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May We Never Forget

On this day three years ago 1134 people were killed and another estimated 2500 were injured in a fashion tragedy that should never have happened. These people were lead into a building that others around them had decided was too unsafe to work in. They were told that the building was ‘fine’ and that the clothes they were producing had to be made on time. That if they didn’t come to work that day others would take their jobs. Like many of us would, these garment factory workers went to work because they had to make ends meet. Sadly, their deaths were the result of an industry that has been hiding a disregard for human lives behind a veil of advertorial. Fashion Revolution day commemorates these workers and all those who have, and do suffer for the sake of our fashion by encouraging you to ask #whomademyclothes of your favourite labels via social media. The more we ask for transparency the more that brands have to come clean about their manufacturing processes. The following are some tools to help you get more active in the Fashion Revolution process through an increased understanding of the industry.

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How To Ask Nicely.

Did you mother ever tell you that manners will get you far in life? If she did then she deserves a great big hug. Why? Because being polite and kind is a really good way to get a response from the labels you love most. The people who answer your emails or curate the social media feeds for your favourite labels are people just like you. They are doing their job, work hard, and at the end of the day want to feel good about what they are doing. They likely love the label they work for and appreciate the beautiful designs that are put forth, just the way that you did when you purchased the item you choose to ask them about. So speak to them as if they are a friend, give them benefit of the doubt that their label does have good manufacturing practices and they just haven’t bothered to advertise this. You can check out my action plan post here to see how you go about asking your fave labels #WhoMadeMyClothes via social media, but when you don’t hear back from them it’s best to follow up with an email. The following is a template that you can use to coincide with your social media campaign, and/or follow up if you don’t hear from the label.

 

Hi Team or [Insert Designers Name Here}

I’m just touching base to say hello, introduce myself, and commend you on your beautiful designs. My name is [name here] and I really love and appreciate the effort that you put into bringing yourbrands vision into stores for customers like myself and I would like to know more about how these designs come to life. I’m not sure if you are aware of the Fashion Revolution Day campaign or not, but on the 24th of April 2013 a building that housed a garment factory collapsed causing the death of 1134 people and 2500 more were injured. On the anniversary the collapse of the Rana Plaza we are encouraged to ask our favourite labels to share how their clothing is made in order to increase the transparency of the fashion industry supply chain.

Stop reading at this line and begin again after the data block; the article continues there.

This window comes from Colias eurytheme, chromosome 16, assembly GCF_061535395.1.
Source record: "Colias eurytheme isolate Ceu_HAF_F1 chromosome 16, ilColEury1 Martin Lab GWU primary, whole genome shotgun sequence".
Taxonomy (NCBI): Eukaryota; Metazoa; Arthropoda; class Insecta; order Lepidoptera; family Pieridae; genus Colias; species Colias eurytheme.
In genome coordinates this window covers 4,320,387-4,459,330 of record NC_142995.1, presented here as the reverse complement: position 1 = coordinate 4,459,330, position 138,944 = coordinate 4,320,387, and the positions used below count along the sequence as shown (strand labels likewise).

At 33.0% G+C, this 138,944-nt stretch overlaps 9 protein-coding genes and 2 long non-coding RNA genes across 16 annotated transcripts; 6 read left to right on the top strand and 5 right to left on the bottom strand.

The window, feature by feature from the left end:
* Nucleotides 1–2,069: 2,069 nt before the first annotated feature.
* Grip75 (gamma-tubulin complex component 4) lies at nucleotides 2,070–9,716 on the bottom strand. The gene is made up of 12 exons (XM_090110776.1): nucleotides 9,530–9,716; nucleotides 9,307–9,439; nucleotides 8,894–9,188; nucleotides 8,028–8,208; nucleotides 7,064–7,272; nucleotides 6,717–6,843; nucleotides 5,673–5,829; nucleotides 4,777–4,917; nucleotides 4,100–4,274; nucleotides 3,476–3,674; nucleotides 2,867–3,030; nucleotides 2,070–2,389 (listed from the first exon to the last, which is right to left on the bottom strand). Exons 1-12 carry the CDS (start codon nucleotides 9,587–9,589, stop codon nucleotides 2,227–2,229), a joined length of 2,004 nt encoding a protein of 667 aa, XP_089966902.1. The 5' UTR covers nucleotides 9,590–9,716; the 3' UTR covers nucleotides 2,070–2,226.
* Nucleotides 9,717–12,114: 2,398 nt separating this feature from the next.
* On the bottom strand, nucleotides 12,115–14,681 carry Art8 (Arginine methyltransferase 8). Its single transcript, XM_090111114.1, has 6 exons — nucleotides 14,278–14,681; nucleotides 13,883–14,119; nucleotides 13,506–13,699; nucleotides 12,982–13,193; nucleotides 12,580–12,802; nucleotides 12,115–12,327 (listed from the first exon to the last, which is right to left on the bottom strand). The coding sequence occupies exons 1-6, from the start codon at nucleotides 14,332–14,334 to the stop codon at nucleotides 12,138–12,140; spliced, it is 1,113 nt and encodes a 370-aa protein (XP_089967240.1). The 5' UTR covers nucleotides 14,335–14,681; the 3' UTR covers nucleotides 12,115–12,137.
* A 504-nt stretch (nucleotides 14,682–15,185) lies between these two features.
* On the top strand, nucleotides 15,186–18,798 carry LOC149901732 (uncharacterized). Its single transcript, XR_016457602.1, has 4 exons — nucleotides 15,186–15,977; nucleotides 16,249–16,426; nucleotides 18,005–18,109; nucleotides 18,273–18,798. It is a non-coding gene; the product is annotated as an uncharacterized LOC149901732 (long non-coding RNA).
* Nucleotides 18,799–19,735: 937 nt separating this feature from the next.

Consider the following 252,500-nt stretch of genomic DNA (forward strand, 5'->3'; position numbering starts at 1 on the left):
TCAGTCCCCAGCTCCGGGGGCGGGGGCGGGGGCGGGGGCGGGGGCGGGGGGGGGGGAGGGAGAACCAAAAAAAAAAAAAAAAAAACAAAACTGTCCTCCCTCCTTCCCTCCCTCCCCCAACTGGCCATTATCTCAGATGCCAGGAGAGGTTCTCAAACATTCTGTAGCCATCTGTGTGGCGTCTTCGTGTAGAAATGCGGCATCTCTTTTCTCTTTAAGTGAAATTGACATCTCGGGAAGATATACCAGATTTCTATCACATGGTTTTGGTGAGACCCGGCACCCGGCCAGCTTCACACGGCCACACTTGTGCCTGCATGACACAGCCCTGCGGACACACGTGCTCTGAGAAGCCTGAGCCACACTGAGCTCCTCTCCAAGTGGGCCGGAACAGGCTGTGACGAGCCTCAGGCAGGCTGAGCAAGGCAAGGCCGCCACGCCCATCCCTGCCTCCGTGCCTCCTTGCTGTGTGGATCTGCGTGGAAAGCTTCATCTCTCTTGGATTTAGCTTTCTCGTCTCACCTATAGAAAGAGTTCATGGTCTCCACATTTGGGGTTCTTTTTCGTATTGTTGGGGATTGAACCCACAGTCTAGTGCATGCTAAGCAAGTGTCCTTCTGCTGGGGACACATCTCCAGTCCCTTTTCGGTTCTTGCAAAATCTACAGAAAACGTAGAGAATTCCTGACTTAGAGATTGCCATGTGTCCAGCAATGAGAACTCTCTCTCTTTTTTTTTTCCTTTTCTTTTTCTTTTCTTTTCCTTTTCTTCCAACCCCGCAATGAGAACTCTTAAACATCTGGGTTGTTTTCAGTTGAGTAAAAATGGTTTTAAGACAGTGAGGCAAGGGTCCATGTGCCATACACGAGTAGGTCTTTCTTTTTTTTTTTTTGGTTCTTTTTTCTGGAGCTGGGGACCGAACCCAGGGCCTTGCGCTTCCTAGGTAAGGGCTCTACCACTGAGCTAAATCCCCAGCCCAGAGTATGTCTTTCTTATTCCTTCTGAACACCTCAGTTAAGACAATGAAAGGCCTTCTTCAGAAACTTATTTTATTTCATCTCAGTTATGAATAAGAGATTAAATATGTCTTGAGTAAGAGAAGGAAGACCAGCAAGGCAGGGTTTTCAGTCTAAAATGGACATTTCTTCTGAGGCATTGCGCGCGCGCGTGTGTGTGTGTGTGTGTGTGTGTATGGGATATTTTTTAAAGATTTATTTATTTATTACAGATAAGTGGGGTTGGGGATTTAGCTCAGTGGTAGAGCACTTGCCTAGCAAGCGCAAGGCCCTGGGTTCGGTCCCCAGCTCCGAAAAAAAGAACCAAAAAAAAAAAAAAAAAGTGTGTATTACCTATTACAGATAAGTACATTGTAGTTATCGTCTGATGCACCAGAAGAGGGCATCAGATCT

I was wondering if you could provide me some details on how my favourite [insert brand here] [insert items type here] was made. I have tried to get in contact with you via social media as I would love to thank the people who turned your ideas on paper into my real life object. I assumed you must have missed my social media prompt and decided to reach out to you via email. Brands who are sharing where they are at with their manufacturing process are being commended by the folks at Fashion Revolution for their openness and honesty and celebrated across Global media for taking steps towards a more safe, secure, and sustainable fashion industry. No matter where you are at with your manufacturing processes it is openly encouraged by customers like myself, that you share how your garments are made and be at the forefront of this World-wide movement to change the industry for the better.

Thanks in advance for your participation and transparency and I look forward to hearing more from you very soon.

Keep up the great work.

[name here]

Try to use an email subject line that will encourage the team to open your email. Something like  ‘An Inquiry About Your Beautiful Products’ will be more effective than ‘I WANT TO KNOW IF YOU MAKE YOUR PRODUCTS IN SWEATSHOPS’. The person opening the first email title will be more calm and responsive about your enquiry than if they were to receive the second one. While it would be nice to be ‘head-on’ about the urgency of these types of issues (especially when you are passionate about getting a response), there is a good chance your email might just end up in the trashcan with an aggressive title like that.

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Some Facts You Can Use in Your Conversations Today.

There is a good chance that you may have a conversation or two today about the Fashion Revolution. It can be pretty difficult to bring up a tragedy like this among friends, acquaintances and strangers but the more we talk about it the less shadow there is over these not-so-desirable practices. The best tool I can provide you with today are some facts I typed out from the Clothes to Die for documentary that was a difficult but eye opening and highly recommended watch. These facts come straight from the mouthes of those who were involved in the events that lead up to the day, and the survivors of the disaster.

 

  • We now buy three times as many clothes as we did 30 years ago
  • The Collapse of Rana Plaza is one of the worst industrial disasters of the 21st century
  • The garment industry is the biggest earner of Bangladesh’s 150 Million strong population